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Gender Specific Genetics Up Risk for Some Addictions

Gender Specific Genetics Up Risk for Some Addictions

Emerging research suggest genetic impairment can increase the risk of opioid addiction as well as binge-eating – in females.

Investigators from Boston University Medical Center discovered dysfunction of the gene, casein kinase1-epsilon (CSNK1E), increases opioid’s euphoric response and produces a marked increase in sensitivity to binge eating.

Interestingly, the enhanced sensitivity was discovered in a female experimental model but not in the male. Findings may imply that a distinct strategy may need to be used for treatment of men and women addictions, even when the addictions are the same.

Investigators explain that similar to opioid addiction, very little is known regarding the genetic basis of binge eating.

These combined findings provide further support indicating that shared genetic factors may underlie behavioral traits associated with the addictions and eating disorders.

Furthermore, they also provide an important clue that the genetic basis of binge eating and eating disorders in women versus men is likely to differ.

The findings appear online in the journal Genes, Brain and Behavior.

Researchers explain that addiction is a multi-stage process that begins with drug exposure and the initial pleasurable experience. It then progresses toward tolerance, dependence, physiological and emotional withdrawal upon cessation of use, protracted withdrawal that can last years, and finally, relapse to drug taking.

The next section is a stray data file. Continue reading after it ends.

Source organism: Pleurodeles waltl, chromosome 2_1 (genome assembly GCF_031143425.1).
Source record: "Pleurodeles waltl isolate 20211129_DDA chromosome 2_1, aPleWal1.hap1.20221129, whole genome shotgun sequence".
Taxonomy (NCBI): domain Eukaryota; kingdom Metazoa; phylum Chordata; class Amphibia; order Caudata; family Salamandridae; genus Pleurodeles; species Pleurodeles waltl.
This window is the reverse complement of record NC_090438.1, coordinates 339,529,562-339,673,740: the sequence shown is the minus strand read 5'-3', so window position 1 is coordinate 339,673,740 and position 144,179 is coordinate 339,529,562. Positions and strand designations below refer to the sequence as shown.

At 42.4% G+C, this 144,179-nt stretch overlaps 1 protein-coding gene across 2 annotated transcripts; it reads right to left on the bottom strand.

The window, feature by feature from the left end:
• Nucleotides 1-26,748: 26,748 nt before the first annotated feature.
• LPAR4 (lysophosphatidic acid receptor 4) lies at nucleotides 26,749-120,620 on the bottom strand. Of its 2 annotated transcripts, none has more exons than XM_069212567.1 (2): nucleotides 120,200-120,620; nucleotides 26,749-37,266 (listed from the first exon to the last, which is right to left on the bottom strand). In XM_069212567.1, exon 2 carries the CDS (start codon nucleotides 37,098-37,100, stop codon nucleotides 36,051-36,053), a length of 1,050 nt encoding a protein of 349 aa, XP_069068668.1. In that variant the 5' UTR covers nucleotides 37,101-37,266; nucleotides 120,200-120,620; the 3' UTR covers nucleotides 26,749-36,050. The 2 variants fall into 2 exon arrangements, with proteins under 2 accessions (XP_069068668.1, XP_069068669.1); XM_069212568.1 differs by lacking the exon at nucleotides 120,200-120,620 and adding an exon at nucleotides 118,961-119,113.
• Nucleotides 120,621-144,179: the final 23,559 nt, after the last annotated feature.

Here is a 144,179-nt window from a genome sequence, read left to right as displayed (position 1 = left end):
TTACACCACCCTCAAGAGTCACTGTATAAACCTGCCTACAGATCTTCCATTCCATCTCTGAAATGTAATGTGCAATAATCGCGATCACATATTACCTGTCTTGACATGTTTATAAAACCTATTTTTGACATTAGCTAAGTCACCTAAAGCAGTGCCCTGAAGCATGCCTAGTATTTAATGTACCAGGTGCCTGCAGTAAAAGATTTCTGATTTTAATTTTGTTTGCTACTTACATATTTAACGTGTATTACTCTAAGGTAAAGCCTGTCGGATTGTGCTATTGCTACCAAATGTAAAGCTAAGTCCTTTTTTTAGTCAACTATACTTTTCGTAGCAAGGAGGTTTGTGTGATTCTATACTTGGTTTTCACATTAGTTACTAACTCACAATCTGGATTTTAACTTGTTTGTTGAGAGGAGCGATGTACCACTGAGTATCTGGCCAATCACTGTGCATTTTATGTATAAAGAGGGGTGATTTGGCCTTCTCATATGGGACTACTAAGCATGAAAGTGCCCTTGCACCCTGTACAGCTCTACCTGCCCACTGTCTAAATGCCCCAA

The genes associated with risk for opioid addiction could potentially affect one or more of these stages.

“Because increasing evidence points toward an association between CSNK1E and opioid addiction in humans, our findings indicate that genetic variation in the gene could function as a potential risk factor.

That is, the genetic dysfunction that influences the initial pleasurable/euphoric response to opioids could ultimately have implications for personalized medicine with regard to drug choice for therapeutic treatment (e.g., non-opioid pain relief) and therapeutic dosing of opioids,” explained corresponding author Camron Bryant, PhD.

The researchers also believe the female-specific binge eating property associated with Csnk1e dysfunction suggests genetic impairment on a different part of the chromosome.

Detection of a different genetic loci for binge eating and eating disorders in women versus men may lead to sex-specific treatments for eating disorders.

According to the researchers the gene may also play a role in a subset of patients with alcohol use disorders.

Additionally, CSNK1E is known to be a crucial player in regulating circadian rhythms.

“The potential interaction of CSNK1E with circadian biology in affecting addiction is an unexplored area of investigation that could be a crucial piece to the puzzle in fully understanding its role in the addictions,” said Bryant.

Source: Boston University Medical Center/EurekAlert

via Psych Central News http://ift.tt/2iUcuqu

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